A good paragraph should consist of at least five sentences, though, this length is not always desirable in certain situations. All the sentences in a paragraph should relate to the same topic, and flow together smoothly.

Good Example:

Today, I took a car trip to Yellowstone Park, with my friends in tow. It was pretty boring until we started throwing nuts at squirrels, and then things quickly became a lot more interesting. However, one of the squirrels that had been subject to our childish torturing fought back. The angry squirrel leapt onto the shoulder of my friend, Keith, and viciously bit off his ear. Terrified for our lives, me and my other friends abandoned Keith, of who was slowly devoured by the rabid squirrel and other squirrels that had joined in the bloodbath.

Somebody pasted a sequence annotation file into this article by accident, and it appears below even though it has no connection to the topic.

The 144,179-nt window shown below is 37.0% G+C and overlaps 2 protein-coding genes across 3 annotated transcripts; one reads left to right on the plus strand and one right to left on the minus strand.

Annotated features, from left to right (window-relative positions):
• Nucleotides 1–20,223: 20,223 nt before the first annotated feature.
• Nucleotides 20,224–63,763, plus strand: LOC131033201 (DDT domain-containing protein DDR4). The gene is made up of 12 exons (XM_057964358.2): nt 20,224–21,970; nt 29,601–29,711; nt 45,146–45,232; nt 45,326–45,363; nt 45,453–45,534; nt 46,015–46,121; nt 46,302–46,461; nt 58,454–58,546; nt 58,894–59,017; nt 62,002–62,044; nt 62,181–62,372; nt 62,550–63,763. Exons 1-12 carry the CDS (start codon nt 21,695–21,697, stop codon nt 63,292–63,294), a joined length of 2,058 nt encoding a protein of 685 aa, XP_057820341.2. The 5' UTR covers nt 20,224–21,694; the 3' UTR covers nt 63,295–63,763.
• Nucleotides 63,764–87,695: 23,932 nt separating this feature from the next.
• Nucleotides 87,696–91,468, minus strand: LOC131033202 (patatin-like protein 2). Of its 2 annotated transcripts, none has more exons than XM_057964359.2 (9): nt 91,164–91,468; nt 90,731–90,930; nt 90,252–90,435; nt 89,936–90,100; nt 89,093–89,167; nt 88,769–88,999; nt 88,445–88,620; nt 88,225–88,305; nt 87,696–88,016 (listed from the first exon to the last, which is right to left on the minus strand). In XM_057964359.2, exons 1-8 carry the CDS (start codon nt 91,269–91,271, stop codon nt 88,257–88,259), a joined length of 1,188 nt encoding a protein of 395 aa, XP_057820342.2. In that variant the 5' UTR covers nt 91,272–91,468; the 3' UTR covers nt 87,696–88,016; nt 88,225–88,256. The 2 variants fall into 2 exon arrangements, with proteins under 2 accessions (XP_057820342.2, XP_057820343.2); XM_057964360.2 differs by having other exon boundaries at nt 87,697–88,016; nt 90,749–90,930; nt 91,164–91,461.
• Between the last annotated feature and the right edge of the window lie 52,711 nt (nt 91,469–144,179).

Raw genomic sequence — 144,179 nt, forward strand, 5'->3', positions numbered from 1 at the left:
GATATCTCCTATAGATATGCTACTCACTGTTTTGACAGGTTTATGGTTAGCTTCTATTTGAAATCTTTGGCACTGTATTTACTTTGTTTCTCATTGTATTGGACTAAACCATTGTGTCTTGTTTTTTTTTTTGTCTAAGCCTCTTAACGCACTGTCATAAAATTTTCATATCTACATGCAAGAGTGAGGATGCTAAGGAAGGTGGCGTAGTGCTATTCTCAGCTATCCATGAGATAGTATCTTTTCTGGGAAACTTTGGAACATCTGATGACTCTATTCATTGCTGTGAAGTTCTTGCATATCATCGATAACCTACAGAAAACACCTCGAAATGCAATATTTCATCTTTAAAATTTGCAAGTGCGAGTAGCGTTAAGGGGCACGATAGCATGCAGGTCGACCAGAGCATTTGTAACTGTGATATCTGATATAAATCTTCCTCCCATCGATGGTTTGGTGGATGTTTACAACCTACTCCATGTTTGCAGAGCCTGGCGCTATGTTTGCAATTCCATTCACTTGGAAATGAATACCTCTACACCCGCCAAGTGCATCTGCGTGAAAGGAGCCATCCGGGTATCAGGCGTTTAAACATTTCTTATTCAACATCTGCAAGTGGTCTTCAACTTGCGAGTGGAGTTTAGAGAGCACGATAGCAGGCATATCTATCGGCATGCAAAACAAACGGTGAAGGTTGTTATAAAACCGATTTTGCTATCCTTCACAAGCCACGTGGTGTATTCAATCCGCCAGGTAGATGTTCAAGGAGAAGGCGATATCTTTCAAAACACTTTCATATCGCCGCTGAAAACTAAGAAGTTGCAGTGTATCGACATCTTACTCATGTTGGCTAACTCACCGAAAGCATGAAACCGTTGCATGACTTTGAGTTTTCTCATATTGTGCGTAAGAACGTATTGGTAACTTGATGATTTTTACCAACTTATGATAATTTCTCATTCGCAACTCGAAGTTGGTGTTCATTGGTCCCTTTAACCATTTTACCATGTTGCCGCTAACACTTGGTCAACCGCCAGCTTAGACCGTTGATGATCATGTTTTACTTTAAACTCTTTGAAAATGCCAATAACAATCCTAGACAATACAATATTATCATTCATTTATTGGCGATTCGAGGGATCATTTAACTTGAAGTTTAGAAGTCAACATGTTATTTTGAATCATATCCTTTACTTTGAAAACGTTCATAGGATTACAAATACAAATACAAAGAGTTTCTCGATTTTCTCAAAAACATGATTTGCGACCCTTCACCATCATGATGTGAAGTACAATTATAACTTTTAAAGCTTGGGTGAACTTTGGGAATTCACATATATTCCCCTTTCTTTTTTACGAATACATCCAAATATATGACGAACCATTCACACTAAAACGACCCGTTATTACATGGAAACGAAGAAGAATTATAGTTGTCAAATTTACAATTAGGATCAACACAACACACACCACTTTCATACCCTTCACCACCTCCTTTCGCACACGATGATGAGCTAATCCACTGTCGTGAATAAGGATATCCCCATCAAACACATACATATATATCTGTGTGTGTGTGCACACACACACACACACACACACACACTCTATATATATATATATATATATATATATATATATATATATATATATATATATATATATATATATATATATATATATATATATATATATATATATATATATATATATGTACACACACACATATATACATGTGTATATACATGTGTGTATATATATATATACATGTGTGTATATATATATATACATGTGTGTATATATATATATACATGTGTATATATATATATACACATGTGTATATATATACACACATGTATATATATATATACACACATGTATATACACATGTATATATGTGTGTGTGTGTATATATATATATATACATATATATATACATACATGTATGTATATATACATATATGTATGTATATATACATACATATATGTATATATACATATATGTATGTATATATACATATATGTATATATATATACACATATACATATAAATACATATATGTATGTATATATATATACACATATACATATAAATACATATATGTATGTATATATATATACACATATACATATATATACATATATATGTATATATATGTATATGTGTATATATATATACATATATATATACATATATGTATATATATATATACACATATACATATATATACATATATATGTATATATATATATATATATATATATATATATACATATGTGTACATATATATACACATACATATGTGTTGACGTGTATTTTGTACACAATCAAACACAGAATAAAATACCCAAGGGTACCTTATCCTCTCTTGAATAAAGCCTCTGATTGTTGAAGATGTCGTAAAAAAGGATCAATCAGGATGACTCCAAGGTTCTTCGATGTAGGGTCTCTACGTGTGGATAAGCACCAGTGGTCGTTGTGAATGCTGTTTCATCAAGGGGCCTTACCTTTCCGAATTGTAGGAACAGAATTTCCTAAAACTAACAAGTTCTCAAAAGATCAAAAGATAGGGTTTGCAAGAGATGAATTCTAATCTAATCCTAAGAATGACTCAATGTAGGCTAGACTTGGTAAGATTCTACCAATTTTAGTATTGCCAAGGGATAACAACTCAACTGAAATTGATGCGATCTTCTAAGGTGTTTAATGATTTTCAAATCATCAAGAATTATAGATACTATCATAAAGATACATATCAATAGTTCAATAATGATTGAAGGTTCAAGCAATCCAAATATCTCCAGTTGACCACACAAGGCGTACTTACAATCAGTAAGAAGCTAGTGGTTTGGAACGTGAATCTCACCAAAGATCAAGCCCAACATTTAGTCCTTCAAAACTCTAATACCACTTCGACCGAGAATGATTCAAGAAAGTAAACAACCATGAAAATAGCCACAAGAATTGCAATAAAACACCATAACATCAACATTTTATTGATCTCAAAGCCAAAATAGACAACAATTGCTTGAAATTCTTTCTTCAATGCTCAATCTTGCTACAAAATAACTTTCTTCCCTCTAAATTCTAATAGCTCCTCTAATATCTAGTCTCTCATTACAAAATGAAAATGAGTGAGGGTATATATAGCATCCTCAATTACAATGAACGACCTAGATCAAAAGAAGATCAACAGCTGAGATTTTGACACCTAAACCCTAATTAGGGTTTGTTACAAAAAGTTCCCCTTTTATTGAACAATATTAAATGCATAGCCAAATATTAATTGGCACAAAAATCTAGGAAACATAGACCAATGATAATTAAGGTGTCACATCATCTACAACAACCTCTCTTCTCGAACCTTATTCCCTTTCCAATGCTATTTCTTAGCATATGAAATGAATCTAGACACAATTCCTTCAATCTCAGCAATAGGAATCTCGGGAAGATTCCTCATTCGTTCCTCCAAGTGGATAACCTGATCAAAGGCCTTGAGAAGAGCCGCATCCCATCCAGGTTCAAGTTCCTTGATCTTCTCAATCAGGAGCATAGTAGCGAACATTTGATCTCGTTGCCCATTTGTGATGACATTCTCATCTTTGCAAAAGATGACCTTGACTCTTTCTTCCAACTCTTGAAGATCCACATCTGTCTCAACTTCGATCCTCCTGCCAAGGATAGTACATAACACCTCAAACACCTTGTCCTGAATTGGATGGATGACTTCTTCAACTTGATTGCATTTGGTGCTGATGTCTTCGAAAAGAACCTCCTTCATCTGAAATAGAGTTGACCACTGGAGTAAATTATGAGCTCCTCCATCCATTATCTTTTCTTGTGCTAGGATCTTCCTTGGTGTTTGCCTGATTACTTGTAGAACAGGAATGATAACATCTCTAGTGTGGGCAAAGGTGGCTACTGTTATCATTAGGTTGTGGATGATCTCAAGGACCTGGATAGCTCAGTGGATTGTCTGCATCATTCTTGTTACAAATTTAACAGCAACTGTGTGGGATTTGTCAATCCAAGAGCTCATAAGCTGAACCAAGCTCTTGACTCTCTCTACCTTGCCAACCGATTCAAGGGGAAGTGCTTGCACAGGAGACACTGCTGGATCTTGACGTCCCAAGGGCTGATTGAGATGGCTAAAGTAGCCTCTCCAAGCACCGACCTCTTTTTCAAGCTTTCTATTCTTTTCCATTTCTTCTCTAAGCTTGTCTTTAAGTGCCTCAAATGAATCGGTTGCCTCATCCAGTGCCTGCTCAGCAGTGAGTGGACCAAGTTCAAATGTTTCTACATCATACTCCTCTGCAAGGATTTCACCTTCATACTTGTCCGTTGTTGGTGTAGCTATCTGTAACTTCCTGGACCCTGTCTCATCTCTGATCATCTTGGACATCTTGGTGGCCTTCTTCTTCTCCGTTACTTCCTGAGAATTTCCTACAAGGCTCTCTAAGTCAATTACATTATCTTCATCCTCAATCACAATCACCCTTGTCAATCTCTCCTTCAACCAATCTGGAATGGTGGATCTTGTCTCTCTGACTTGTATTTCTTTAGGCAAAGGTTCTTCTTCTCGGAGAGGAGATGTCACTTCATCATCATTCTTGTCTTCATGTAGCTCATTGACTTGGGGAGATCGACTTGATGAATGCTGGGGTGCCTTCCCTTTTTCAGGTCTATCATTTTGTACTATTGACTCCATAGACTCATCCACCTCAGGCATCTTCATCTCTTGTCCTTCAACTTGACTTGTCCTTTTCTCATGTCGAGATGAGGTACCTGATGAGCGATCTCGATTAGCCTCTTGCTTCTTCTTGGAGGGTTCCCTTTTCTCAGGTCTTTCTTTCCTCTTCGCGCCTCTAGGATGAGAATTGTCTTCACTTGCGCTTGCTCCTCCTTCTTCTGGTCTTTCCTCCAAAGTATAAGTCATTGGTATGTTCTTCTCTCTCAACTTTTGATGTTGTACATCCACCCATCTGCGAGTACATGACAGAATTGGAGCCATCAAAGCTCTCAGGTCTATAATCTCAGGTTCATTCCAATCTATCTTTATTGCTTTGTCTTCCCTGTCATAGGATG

Bad Example:

I went to yellowstone park with my friends and started being jerks to the squirrels by throwing nuts at them. It was fun but the squirrel suddenly became angry and killed Keith and we ran for our lives.

Explanation:

The bad example could have been illustrated in a much more interesting manner. Not to mention, it’s riddled with grammatical errors. Be descriptive when writing, though, try not to be over-descriptive. In other words: Lacking doesn’t help, Adequacy is your friend, and Extravagance is your foe.
Last edited by RabidFox on Fri Oct 31, 2008 3:22 pm, edited 9 times in total.

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Post by Madame »